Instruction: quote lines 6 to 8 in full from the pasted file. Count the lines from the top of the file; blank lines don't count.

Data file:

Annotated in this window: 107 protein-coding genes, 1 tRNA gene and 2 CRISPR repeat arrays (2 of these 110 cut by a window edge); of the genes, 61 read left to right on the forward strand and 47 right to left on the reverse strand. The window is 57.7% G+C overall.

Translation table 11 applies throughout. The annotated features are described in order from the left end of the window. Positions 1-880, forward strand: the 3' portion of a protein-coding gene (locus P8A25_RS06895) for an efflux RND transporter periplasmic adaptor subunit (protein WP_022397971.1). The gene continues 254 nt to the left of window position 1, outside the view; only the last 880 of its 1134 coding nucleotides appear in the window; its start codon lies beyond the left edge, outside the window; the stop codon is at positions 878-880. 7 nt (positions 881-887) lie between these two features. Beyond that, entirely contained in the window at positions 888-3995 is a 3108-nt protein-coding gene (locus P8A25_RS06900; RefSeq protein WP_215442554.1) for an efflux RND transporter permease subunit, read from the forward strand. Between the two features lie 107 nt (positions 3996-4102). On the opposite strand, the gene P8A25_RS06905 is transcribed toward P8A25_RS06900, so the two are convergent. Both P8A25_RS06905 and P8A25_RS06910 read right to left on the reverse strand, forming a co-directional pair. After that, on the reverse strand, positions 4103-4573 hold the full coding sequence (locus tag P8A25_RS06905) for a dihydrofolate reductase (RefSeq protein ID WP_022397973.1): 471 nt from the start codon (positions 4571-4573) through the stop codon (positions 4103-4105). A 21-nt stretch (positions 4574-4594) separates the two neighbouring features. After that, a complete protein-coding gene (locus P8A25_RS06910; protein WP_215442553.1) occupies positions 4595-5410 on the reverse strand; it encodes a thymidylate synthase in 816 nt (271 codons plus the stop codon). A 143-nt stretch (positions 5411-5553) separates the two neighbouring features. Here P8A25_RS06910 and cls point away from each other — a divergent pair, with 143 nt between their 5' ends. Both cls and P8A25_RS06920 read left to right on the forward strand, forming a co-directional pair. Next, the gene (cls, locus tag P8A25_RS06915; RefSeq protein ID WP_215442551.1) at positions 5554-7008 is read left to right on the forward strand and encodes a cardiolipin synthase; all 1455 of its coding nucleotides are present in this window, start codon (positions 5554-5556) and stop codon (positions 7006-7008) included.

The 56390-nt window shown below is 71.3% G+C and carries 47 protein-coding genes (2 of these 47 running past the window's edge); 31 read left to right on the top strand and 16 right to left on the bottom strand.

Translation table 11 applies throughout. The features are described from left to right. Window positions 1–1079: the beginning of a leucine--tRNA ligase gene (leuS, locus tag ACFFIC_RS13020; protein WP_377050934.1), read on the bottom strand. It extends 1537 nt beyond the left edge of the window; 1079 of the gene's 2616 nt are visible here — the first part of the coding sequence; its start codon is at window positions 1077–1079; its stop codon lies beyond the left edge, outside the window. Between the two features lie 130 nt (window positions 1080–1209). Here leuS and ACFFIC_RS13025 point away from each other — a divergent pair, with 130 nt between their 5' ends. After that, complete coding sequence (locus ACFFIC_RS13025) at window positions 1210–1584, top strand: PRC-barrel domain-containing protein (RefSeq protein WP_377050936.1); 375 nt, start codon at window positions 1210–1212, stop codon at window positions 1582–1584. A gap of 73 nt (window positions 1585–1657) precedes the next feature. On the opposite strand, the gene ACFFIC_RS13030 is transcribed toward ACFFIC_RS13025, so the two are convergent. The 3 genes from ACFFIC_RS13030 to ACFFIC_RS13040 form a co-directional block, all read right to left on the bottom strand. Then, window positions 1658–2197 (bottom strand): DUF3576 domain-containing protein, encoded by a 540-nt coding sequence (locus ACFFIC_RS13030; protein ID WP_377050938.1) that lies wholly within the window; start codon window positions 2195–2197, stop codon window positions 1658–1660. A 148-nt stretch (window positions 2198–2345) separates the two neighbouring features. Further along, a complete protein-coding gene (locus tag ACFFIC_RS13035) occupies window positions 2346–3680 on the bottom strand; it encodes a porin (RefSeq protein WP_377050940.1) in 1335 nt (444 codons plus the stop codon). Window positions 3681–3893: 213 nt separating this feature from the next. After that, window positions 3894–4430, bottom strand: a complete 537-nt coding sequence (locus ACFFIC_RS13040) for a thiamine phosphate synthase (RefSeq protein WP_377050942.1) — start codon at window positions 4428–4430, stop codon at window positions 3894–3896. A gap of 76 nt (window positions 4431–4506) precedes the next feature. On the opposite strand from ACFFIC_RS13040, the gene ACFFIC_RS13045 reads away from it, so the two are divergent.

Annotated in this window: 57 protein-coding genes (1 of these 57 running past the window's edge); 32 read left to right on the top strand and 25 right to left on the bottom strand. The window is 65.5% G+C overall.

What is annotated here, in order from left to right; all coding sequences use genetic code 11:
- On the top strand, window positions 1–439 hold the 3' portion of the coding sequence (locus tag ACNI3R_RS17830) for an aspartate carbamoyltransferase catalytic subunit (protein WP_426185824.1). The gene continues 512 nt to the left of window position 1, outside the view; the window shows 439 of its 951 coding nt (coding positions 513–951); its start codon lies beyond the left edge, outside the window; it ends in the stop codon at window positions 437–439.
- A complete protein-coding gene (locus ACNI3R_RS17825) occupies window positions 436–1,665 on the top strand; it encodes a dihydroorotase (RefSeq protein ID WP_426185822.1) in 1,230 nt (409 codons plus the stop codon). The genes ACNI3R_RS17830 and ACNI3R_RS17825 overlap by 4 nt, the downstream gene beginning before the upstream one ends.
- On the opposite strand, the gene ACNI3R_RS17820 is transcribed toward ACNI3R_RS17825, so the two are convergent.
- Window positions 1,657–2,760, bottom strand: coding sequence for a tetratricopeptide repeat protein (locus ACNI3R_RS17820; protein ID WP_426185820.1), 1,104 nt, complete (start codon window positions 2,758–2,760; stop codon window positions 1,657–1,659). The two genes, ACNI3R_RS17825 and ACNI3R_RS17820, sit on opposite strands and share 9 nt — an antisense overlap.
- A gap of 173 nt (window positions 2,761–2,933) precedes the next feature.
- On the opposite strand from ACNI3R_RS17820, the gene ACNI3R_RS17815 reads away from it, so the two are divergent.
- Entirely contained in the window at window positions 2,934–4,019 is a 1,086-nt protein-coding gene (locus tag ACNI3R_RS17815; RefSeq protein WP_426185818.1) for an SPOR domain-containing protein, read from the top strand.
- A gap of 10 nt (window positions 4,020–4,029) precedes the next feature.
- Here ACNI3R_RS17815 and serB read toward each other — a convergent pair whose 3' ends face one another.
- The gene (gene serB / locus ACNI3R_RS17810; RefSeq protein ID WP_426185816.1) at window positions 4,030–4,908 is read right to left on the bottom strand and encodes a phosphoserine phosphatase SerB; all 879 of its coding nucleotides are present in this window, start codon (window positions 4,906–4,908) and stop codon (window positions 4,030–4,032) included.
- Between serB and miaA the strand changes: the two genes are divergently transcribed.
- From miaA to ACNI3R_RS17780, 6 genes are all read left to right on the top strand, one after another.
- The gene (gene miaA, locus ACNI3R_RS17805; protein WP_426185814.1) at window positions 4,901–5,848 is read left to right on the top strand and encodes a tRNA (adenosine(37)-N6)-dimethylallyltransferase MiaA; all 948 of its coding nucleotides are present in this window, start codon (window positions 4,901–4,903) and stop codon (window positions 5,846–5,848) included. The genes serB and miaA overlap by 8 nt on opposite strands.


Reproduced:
What is annotated here, in order from left to right; all coding sequences use genetic code 11:
- On the top strand, window positions 1–439 hold the 3' portion of the coding sequence (locus tag ACNI3R_RS17830) for an aspartate carbamoyltransferase catalytic subunit (protein WP_426185824.1). The gene continues 512 nt to the left of window position 1, outside the view; the window shows 439 of its 951 coding nt (coding positions 513–951); its start codon lies beyond the left edge, outside the window; it ends in the stop codon at window positions 437–439.
- A complete protein-coding gene (locus ACNI3R_RS17825) occupies window positions 436–1,665 on the top strand; it encodes a dihydroorotase (RefSeq protein ID WP_426185822.1) in 1,230 nt (409 codons plus the stop codon). The genes ACNI3R_RS17830 and ACNI3R_RS17825 overlap by 4 nt, the downstream gene beginning before the upstream one ends.